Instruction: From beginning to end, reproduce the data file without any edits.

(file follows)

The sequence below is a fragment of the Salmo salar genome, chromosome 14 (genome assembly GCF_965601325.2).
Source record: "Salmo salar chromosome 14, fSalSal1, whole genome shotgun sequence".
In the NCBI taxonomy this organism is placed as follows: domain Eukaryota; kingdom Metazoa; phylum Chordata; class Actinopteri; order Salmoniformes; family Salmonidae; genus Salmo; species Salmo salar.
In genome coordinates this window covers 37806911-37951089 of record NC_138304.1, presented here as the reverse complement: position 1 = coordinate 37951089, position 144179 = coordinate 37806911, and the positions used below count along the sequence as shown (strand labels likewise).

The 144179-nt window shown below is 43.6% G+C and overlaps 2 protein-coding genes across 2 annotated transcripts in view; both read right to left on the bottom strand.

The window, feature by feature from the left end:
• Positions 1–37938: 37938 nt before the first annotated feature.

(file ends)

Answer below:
The sequence below is a fragment of the Salmo salar genome, chromosome 14 (genome assembly GCF_965601325.2).
Source record: "Salmo salar chromosome 14, fSalSal1, whole genome shotgun sequence".
In the NCBI taxonomy this organism is placed as follows: domain Eukaryota; kingdom Metazoa; phylum Chordata; class Actinopteri; order Salmoniformes; family Salmonidae; genus Salmo; species Salmo salar.
In genome coordinates this window covers 37806911-37951089 of record NC_138304.1, presented here as the reverse complement: position 1 = coordinate 37951089, position 144179 = coordinate 37806911, and the positions used below count along the sequence as shown (strand labels likewise).

The 144179-nt window shown below is 43.6% G+C and overlaps 2 protein-coding genes across 2 annotated transcripts in view; both read right to left on the bottom strand.

The window, feature by feature from the left end:
• Positions 1–37938: 37938 nt before the first annotated feature.